24 September 2009

Oregon Court Finds Mandatory Minimum Invalid

The Oregon Supreme Court has held unconstitutional under the state constitution, which provides at that "Article I, section 16, of the Oregon Constitution" which provides that "all penalties shall be proportioned to the offense," a mandatory minimum (and maximum) sentence of 75 months for first degree sexual assault, imposed by a statutory state initiative (Measure 11 approved in 1994) as applied to two cases with the the following facts:

Veronica Rodriguez touched a 13-year-old boy when, standing behind him in a room with 30 to 50 other people, she brought the back of his head into contact with her clothed breasts for about one minute. Darryl Buck touched a 13-year-old girl when the girl, who was sitting next to him while she was fishing, leaned back to cast her fishing line, bringing her clothed buttocks into contact with the back of his hand and Buck failed to move his hand; that happened one or two more times. When they stood up, Buck brushed dirt off the back of the girl's shorts with two swipes of his hand. Each of those touchings was unlawful because a jury in Rodriguez's case and a judge in Buck's case found that they had been for a sexual purpose -- a fact that brought the physical contact within the definition of first-degree sexual abuse. . . . before the passage of Measure 11, a person convicted of first-degree sexual abuse would have received a guidelines sentence that took into account criminal history and other aggravating or mitigating circumstances. The presumptive guidelines sentence for a defendant with no prior convictions would have been 16 to 18 months in prison.

Neither child had any prior criminal history. The convictions themselves were affirmed on appeal to both the state court of appeals and the state supreme court. But:

First-degree sexual abuse carries a mandatory sentence of six years and three months (75 months) in prison, under Ballot Measure 11 (1994). In each of these cases, however, the trial judge determined that the mandatory sentence was not "proportioned to the offense" committed by the defendant and therefore was unconstitutional under Article I, section 16. The trial courts imposed shorter sentences -- 16 months in the case of Rodriguez and 17 months in the case of Buck. The state appealed the trial courts' sentencing rulings, and Rodriguez and Buck cross-appealed their convictions. The Court of Appeals affirmed the convictions, but agreed with the state that the trial courts should have imposed mandatory 75-month sentences. . . . Defendants filed petitions for review, which we allowed. For the reasons that follow, we affirm defendants' convictions. However, we reverse the decisions of the Court of Appeals as to sentencing and affirm the sentences imposed by the trial courts. We conclude that the imposition of the mandatory 75-month sentence for first-degree sexual abuse, as applied to the facts of Rodriguez's and Buck's offenses, would violate the constitutional requirement that the penalty be proportioned to the offense.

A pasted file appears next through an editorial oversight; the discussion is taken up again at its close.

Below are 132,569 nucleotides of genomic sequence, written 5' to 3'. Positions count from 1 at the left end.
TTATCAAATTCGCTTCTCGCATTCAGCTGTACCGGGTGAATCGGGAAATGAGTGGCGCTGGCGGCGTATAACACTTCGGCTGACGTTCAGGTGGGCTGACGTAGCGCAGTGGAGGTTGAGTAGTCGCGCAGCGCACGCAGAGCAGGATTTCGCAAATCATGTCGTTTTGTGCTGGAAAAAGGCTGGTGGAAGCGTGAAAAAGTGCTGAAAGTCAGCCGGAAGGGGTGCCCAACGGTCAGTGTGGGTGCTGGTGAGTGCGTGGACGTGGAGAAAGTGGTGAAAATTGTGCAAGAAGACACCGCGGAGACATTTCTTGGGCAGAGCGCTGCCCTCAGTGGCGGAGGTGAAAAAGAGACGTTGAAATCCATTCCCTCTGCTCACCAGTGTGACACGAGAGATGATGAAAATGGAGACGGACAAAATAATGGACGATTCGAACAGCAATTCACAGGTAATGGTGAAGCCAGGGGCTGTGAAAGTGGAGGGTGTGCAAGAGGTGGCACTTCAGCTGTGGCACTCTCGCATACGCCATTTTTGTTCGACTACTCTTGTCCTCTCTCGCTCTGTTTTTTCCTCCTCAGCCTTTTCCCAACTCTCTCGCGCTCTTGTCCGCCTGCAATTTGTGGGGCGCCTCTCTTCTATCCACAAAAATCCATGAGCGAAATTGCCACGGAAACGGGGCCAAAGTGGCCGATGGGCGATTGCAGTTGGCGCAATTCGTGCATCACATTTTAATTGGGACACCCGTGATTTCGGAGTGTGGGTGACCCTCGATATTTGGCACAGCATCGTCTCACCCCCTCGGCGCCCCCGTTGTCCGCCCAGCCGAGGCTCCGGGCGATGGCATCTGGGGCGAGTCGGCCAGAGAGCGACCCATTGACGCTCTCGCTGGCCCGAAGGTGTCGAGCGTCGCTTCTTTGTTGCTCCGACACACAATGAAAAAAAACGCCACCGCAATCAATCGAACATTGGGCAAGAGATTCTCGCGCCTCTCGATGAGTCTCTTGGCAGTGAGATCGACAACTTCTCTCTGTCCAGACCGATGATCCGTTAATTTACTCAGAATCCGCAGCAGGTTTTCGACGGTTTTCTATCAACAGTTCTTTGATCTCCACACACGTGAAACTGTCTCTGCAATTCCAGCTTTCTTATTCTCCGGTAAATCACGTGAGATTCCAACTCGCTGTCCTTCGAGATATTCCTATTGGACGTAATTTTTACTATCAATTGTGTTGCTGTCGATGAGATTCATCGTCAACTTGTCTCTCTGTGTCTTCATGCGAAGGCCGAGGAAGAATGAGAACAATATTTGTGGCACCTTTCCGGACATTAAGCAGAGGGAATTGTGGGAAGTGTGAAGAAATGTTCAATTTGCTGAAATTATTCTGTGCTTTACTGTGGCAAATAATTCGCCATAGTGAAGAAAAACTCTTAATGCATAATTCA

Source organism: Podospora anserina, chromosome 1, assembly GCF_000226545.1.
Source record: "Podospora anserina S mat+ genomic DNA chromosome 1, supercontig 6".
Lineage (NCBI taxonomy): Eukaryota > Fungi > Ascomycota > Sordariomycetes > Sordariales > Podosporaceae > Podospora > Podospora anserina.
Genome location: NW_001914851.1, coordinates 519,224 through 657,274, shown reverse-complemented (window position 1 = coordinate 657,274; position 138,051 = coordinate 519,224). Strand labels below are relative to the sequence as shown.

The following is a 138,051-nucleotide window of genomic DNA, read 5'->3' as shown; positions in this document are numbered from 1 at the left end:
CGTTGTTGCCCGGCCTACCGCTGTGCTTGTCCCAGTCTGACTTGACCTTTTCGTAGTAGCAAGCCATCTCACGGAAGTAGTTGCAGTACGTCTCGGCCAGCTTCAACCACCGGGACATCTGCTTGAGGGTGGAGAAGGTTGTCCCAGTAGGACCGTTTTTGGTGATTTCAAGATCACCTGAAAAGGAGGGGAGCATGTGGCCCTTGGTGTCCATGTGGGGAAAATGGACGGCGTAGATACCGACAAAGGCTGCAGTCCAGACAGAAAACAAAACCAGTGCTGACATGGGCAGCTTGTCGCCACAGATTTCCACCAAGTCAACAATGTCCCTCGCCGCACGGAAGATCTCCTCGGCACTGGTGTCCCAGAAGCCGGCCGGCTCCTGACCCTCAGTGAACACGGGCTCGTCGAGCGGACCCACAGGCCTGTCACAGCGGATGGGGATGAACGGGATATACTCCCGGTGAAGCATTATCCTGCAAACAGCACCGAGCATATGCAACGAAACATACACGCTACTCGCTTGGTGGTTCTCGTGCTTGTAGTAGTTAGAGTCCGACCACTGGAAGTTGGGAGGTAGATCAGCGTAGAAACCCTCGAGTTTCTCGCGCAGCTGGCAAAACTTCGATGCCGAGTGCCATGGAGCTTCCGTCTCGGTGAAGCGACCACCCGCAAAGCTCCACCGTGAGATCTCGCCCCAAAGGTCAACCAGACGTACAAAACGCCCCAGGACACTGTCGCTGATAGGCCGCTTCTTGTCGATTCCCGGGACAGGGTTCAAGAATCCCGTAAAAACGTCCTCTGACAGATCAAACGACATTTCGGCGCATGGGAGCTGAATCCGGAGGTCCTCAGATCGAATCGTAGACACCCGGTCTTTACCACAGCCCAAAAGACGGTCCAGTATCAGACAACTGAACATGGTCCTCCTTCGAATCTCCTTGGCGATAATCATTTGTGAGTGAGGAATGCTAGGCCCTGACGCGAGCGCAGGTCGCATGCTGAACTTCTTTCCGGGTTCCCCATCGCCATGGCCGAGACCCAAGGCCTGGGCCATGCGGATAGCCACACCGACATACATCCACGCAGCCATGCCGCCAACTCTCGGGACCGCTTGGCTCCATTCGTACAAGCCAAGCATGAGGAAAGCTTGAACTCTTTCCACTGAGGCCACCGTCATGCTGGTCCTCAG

This keeps in place, instead, the 16 and 17 month sentences imposed. However, one suspect that both children, due to their felony sex offender records, will face all of the collateral consequences of these convictions.

It isn't obvious why these cases were handled through the criminal justice system, why prosecutors decided to prosecute these cases with these charges, or why prosecutors defended the sentences entered on appeal. One suspects that this is a case where the ball got rolling, and no one took personal responsibility for the common sense of what they were doing. The defendants probably fought the charges because their culpability for this serious a crime was in doubt, and because a conviction of any sex offense carries so many collateral consequences.

It isn't surprising, however, that a ballot measure relating to criminal justice would exclude relevant nuances. The truth of the matter is that this kind of conduct shouldn't be a serious felony at all, shouldn't be outside the juvenile justice system, and in context, is not conduct that most people would consider rising to the level of a criminal offense. It is a classic case where a statutory rape offense without a "Romeo and Juliet clause" targets cases that shouldn't be criminalized at all.

Oregon's governor should seriously consider issuing a pardon in this case.

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